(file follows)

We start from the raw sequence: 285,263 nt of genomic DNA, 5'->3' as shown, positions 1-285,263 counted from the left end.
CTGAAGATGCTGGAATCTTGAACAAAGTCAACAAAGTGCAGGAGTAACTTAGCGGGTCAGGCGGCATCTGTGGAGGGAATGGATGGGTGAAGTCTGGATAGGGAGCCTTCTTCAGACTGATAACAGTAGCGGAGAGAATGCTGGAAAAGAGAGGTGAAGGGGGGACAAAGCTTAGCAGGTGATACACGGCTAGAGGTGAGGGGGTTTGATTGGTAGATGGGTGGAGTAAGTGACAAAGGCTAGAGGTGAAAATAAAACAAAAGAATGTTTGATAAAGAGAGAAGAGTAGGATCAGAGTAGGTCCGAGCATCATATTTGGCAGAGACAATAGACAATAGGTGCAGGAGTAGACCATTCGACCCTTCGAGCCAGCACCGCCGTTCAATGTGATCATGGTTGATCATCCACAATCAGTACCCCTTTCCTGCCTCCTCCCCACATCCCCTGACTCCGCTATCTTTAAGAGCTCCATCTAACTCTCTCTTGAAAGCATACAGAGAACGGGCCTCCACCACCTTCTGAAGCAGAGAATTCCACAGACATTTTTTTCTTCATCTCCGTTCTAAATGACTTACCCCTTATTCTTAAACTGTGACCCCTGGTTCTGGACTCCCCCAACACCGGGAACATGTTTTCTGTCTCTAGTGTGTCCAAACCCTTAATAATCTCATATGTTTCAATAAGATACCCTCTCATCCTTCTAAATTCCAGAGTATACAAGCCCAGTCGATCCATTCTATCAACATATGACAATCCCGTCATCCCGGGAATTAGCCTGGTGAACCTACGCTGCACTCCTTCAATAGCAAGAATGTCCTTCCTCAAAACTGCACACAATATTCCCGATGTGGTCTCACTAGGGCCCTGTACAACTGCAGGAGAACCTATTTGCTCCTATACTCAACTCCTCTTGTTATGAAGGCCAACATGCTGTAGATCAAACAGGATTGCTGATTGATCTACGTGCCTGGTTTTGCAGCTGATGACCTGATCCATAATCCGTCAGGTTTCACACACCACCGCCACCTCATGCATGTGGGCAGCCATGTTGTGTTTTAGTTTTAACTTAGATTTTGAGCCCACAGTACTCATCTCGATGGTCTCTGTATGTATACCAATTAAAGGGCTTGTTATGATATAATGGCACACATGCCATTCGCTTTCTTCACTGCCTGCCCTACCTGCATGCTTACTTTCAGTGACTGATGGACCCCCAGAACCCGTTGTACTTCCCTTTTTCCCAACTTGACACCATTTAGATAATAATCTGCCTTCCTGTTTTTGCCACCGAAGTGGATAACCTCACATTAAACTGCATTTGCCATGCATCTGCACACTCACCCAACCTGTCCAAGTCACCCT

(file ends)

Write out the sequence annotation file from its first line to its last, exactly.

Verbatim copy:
We start from the raw sequence: 285,263 nt of genomic DNA, 5'->3' as shown, positions 1-285,263 counted from the left end.
CTGAAGATGCTGGAATCTTGAACAAAGTCAACAAAGTGCAGGAGTAACTTAGCGGGTCAGGCGGCATCTGTGGAGGGAATGGATGGGTGAAGTCTGGATAGGGAGCCTTCTTCAGACTGATAACAGTAGCGGAGAGAATGCTGGAAAAGAGAGGTGAAGGGGGGACAAAGCTTAGCAGGTGATACACGGCTAGAGGTGAGGGGGTTTGATTGGTAGATGGGTGGAGTAAGTGACAAAGGCTAGAGGTGAAAATAAAACAAAAGAATGTTTGATAAAGAGAGAAGAGTAGGATCAGAGTAGGTCCGAGCATCATATTTGGCAGAGACAATAGACAATAGGTGCAGGAGTAGACCATTCGACCCTTCGAGCCAGCACCGCCGTTCAATGTGATCATGGTTGATCATCCACAATCAGTACCCCTTTCCTGCCTCCTCCCCACATCCCCTGACTCCGCTATCTTTAAGAGCTCCATCTAACTCTCTCTTGAAAGCATACAGAGAACGGGCCTCCACCACCTTCTGAAGCAGAGAATTCCACAGACATTTTTTTCTTCATCTCCGTTCTAAATGACTTACCCCTTATTCTTAAACTGTGACCCCTGGTTCTGGACTCCCCCAACACCGGGAACATGTTTTCTGTCTCTAGTGTGTCCAAACCCTTAATAATCTCATATGTTTCAATAAGATACCCTCTCATCCTTCTAAATTCCAGAGTATACAAGCCCAGTCGATCCATTCTATCAACATATGACAATCCCGTCATCCCGGGAATTAGCCTGGTGAACCTACGCTGCACTCCTTCAATAGCAAGAATGTCCTTCCTCAAAACTGCACACAATATTCCCGATGTGGTCTCACTAGGGCCCTGTACAACTGCAGGAGAACCTATTTGCTCCTATACTCAACTCCTCTTGTTATGAAGGCCAACATGCTGTAGATCAAACAGGATTGCTGATTGATCTACGTGCCTGGTTTTGCAGCTGATGACCTGATCCATAATCCGTCAGGTTTCACACACCACCGCCACCTCATGCATGTGGGCAGCCATGTTGTGTTTTAGTTTTAACTTAGATTTTGAGCCCACAGTACTCATCTCGATGGTCTCTGTATGTATACCAATTAAAGGGCTTGTTATGATATAATGGCACACATGCCATTCGCTTTCTTCACTGCCTGCCCTACCTGCATGCTTACTTTCAGTGACTGATGGACCCCCAGAACCCGTTGTACTTCCCTTTTTCCCAACTTGACACCATTTAGATAATAATCTGCCTTCCTGTTTTTGCCACCGAAGTGGATAACCTCACATTAAACTGCATTTGCCATGCATCTGCACACTCACCCAACCTGTCCAAGTCACCCT